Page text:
White, Louis Carter, Bob 
Avellini, Frank Russell, Walter 
White, Harry Walters, Steve 
Mike- Mayer and Stan Rogers all 
had graduated, and either 
moved to the pro ranks or to 
some means of making a living 

Coach lerry Claiborne was 
going to have his hands full as 
far as the sportswriters of the 
Atlantic Coast Conference were 
concerned. The Terps had 
been picked to finish third in 
the ACC, behind Clemson and 
perennial arch-rival North 
Carolina State. 

Some skeptics had even gone 
as far as to predict a 6-5 or 7-4 



season at best for the Terps 
Claiborne seemed unaffected 
by all these early forecasts. 
Instead of reading the writing 
on the wall, he was working on 
filling the gaps left by the 
graduating seniors. 

To complicate his offensive 
plans, starting tight end Rob 
Raba suffered a broken hand, 
guard Tom Schick was lost for 
the year to a leg injury and 
tackle John Zernhelt slashed his 
foot on glass, all before the 
opener, reciuiring Claiborne to 
fill the gaps with short notice 

Sophomore Mark Manges 
opened for the Terps at 
quarterback against the 
Wildcats and disproved the can 
run but can't throw stereotype 
in short time by tossing around 
four touchdowns and com- 
pleting 13 of 18 passes for 280 



yards Tight end Vince Kinney 
was on the receiving end of two 
scores while wingback John 
Schultz caught one and ran for 
another in a 41-0 rout. 

The defense, led by guards 
Paul Divito and Ernie Salley, 
completely shut off the 
Villanova veer offense and 
forced the Wildcats to punt on 
almost every series that they 
had the ball. This, coupled 
with an overpowering pass rush 
by Joe Campbell and Leroy 
Hughes, limited the visitors to 
no pass completions in the first 
half and only twice did the 
opponents cross the 50-yard 
line the entire game. 

The University traveled next 
to Tennessee, with hopes of 
ending the 20-year 

Southeastern Conference |inx of 
failing to come away with a 



victory over an SEC team. But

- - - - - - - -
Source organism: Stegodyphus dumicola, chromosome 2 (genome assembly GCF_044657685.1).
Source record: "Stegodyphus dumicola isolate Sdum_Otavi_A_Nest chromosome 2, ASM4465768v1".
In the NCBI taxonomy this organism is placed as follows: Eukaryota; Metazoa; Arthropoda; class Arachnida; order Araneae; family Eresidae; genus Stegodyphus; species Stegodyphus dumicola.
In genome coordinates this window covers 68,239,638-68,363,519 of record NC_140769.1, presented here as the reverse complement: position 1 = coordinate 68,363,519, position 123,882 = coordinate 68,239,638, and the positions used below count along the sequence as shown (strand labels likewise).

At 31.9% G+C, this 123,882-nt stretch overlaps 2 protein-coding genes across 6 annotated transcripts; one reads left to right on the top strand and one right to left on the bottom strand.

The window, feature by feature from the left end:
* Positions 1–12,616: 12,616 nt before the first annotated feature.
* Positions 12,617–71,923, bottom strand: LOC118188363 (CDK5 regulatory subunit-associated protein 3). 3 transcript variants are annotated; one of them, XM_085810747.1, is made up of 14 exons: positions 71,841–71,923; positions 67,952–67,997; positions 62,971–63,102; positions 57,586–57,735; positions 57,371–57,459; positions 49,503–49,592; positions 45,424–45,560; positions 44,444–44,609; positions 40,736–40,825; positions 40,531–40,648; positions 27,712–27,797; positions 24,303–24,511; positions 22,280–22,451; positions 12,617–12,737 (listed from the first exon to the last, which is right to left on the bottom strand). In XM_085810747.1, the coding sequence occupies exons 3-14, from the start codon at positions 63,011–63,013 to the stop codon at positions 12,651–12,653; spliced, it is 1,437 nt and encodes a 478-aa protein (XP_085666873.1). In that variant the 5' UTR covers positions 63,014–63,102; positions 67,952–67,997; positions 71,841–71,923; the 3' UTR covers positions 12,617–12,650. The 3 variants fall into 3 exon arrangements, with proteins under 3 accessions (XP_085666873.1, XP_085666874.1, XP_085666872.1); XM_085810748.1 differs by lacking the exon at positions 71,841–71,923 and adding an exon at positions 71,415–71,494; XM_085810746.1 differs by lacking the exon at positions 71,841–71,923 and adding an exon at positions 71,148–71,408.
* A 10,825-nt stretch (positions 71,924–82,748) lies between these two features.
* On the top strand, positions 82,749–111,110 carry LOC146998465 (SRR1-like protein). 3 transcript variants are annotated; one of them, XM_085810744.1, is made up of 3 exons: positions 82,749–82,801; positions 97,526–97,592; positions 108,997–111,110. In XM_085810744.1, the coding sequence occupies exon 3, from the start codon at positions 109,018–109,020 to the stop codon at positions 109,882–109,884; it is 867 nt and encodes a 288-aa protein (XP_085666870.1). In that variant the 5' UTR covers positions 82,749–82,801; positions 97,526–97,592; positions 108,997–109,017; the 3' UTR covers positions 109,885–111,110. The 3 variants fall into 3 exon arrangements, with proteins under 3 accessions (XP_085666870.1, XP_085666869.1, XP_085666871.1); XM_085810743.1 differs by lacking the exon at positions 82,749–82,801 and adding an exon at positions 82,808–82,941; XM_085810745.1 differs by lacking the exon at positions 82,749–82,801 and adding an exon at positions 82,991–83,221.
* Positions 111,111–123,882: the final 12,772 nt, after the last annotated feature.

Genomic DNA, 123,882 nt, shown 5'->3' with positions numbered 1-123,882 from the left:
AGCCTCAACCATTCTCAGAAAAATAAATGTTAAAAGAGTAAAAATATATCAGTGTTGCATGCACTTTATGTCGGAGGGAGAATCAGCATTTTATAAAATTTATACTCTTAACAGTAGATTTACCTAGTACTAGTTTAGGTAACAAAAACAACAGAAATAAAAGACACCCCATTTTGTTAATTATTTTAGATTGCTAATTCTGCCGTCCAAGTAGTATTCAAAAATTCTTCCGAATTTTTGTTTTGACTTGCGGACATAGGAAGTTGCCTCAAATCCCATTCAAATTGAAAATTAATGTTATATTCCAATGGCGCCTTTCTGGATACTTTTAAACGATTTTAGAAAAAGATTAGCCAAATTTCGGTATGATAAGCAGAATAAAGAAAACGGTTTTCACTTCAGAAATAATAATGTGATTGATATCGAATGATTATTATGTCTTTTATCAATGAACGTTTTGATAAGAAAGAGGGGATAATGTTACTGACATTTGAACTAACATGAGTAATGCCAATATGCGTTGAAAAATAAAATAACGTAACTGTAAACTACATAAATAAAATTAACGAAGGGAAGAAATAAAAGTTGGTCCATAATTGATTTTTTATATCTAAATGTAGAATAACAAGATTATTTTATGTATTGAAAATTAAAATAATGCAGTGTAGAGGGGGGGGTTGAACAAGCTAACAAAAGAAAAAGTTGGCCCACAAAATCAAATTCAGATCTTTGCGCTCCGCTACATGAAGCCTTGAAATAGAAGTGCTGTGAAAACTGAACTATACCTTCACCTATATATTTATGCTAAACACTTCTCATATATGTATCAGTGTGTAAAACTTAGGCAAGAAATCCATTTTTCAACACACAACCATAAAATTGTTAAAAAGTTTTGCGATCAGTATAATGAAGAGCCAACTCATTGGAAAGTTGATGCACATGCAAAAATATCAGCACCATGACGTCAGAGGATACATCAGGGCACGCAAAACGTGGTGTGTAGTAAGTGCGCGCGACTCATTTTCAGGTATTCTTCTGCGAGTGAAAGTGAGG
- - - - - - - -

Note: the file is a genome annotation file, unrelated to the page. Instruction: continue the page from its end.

as the old adage goes, the 
mistakes will kill you and that is 
exactly what they did to the 
Terps 

Volunteer halfback Stanley 
Morgan put on a on^man show 
early against the Terps, 
scampering 70 yards with a 
punt for one score and then 
chocking the usually potent 
University defense with a 50- 
yard run for another score His 
third score of the night was set 
up by one of a series of Terp 
fumbles. 

But the display of breakaway 
running by Morgan is not what 
did the Terps in. Instead, the 
numerous fumbles and dropped 
passes that prevented any 
scoring drive to materialize, 
was the major cause for the 
defeat. To add injury to insult. 



36 Our Student Government Association 




Our Student Government Association 37 



Manges suffered a separated 
shoulder and was lost for six 
weeks. His replacement was 
sophomore Larry Dick, who 
came in and completed 15 or 
24 passes for 164 yards and one 
score in an otherwise disap- 
pointing 26-8 loss 

Next stop on the schedule 
was Chapel Hill, N.C. and the 
University of North Carolina 
This would be the major test for 
the Terps Carolina had a very 
potent offense in tailbacks )im 
Betterson and Mike Voight and 
Carolina fans were going to 
make things very unhospitable 
for the University 

The Terps fumbled on their 
first possession and Carolina 
scored quickly to grab the early 



lead, 7-0. It looked like 
Tennessee all over again Hut 
then )ohn Schultz took the 
resulting kickoff and lugged it 
92 yards to the Carolina three- 
yard line Two plays later 
fullback Tim Wilson went over 
for the score and the Terps 
were tied. 

This quick comeback by 
Schultz seemed to spark the 
Terps and the defense proceeded 
to play superbly the rest of the 
afternoon while Larry Dick 
picked apart the Tar Heel 
defense with pinpoint passing 
When Kenny Roy's interception 
shut off a second half drive by 
Carolina, the icing was on the 
cake and the University coasted 
the rest of the way, 24-7. 



W ith their tirst nia)or ACC 
confrontation under the Terps 
belt, the next order of business 
was the SEC jinx and the op- 
ponent was Claiborne's alma 
mater, Kentucky. But in a 
surprisingly groLind oriented 
contest, the Terfis led in the 
fourth period 10-7 on the 
strength ot a '-M-yard kickoff 
return for a touchdown by Rick 
Jennings and a Mike Soc hko 
field goal 

But with minLites remaining 
and the Terps in possession, 
lamie I ranklin was hit on an 
end sweep and coughed up the 
football The Wildcats, using